Atmos. Chem. Phys. Discuss., 13, 10193-10261, 2013
www.atmos-chem-phys-discuss.net/13/10193/2013/
doi:10.5194/acpd-13-10193-2013
© Author(s) 2013. This work is distributed
under the Creative Commons Attribution 3.0 License.
Review Status
This discussion paper has been under review for the journal Atmospheric Chemistry and Physics (ACP). Please refer to the corresponding final paper in ACP.
Cloud-Aerosol-Radiation (CAR) ensemble modeling system
X.-Z. Liang1,2 and F. Zhang2
1Department of Atmospheric & Oceanic Science, University of Maryland, College Park, MD 20740, USA
2Earth System Science Interdisciplinary Center, University of Maryland, 5825 University Research Court, Suite 4001, College Park, MD 20740, USA

Abstract. A Cloud-Aerosol-Radiation (CAR) ensemble modeling system has been developed to incorporate the largest choices of alternative parameterizations for cloud properties (cover, water, radius, optics, geometry), aerosol properties (type, profile, optics), radiation transfers (solar, infrared), and their interactions. These schemes form the most comprehensive collection currently available in the literature, including those used by the world leading general circulation models (GCMs). The CAR provides a unique framework to determine (via intercomparison across all schemes), reduce (via optimized ensemble simulations), and attribute specific key factors for (via physical process sensitivity analyses) the model discrepancies and uncertainties in representing greenhouse gas, aerosol and cloud radiative forcing effects.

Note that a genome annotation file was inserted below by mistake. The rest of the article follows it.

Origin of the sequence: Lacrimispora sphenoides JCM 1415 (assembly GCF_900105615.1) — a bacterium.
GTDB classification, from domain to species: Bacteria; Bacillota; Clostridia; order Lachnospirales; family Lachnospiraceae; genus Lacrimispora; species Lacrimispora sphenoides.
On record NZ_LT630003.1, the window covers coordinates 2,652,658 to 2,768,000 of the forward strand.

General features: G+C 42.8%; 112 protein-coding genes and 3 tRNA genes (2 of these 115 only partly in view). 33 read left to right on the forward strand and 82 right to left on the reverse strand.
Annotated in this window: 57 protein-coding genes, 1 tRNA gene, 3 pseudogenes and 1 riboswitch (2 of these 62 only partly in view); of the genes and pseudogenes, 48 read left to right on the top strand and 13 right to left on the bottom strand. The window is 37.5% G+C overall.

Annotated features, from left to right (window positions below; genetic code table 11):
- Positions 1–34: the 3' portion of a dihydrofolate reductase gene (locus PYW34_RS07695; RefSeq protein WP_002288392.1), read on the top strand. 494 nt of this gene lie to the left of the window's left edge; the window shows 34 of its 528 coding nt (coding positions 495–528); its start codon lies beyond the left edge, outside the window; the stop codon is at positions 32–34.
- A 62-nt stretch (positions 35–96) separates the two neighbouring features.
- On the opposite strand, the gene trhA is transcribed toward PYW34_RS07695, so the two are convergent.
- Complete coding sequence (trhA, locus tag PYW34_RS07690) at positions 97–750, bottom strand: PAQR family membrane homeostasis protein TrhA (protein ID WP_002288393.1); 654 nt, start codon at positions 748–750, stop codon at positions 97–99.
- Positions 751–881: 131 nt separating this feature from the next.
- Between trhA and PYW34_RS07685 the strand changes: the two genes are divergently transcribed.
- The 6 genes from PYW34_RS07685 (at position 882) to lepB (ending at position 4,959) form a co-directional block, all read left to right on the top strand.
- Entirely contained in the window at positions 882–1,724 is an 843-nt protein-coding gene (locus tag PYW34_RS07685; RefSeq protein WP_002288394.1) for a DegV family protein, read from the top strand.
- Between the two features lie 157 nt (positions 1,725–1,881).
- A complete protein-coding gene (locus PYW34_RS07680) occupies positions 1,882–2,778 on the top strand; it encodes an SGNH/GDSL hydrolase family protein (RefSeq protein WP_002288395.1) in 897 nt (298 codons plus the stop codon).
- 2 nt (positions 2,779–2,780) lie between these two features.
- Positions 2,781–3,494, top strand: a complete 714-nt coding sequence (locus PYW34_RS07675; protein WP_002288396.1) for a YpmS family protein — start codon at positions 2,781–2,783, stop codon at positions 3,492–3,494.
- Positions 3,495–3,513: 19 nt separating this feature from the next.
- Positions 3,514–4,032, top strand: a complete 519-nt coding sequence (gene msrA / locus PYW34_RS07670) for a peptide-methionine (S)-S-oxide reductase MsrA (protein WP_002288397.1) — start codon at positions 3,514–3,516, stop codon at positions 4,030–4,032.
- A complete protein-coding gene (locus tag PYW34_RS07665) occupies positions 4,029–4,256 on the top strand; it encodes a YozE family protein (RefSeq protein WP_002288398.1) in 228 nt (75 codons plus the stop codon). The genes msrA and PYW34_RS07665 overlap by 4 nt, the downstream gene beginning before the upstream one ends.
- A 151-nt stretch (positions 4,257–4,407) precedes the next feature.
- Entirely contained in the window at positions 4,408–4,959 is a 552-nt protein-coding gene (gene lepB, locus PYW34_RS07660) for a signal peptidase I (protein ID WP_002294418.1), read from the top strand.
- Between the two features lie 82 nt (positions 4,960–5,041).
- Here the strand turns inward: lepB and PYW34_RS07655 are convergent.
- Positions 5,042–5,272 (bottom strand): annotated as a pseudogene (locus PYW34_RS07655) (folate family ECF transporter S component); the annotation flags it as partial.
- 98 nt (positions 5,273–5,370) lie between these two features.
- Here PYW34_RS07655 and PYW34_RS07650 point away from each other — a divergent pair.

This study presents a general description of the CAR system and illustrates its capabilities for climate modeling applications, especially in the context of estimating climate sensitivity and uncertainty range caused by cloud-aerosol-radiation interactions. For demonstration purpose, the evaluation is based on several CAR standalone and coupled climate model experiments, each comparing a limited subset of the full system ensemble with up to 896 members. It is shown that the quantification of radiative forcings and climate impacts strongly depends on the choices of the cloud, aerosol and radiation schemes. The prevailing schemes used in current GCMs are likely insufficient in variety and physically biased in a significant way. There exists large room for improvement by optimally combining radiation transfer with cloud property schemes.


Citation: Liang, X.-Z. and Zhang, F.: Cloud-Aerosol-Radiation (CAR) ensemble modeling system, Atmos. Chem. Phys. Discuss., 13, 10193-10261, doi:10.5194/acpd-13-10193-2013, 2013.
 
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